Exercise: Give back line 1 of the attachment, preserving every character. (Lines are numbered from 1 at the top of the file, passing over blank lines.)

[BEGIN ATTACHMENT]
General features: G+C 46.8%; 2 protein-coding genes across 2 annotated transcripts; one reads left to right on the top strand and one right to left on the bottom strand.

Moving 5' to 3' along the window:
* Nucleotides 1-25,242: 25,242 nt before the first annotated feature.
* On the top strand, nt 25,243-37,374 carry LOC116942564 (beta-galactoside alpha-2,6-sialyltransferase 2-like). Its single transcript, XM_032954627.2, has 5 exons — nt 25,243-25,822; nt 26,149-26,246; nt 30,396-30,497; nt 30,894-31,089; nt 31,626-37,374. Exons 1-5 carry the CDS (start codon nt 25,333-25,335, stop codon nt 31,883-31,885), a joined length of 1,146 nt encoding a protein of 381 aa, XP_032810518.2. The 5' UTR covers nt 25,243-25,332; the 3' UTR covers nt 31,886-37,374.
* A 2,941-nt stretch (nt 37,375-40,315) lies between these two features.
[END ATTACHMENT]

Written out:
General features: G+C 46.8%; 2 protein-coding genes across 2 annotated transcripts; one reads left to right on the top strand and one right to left on the bottom strand.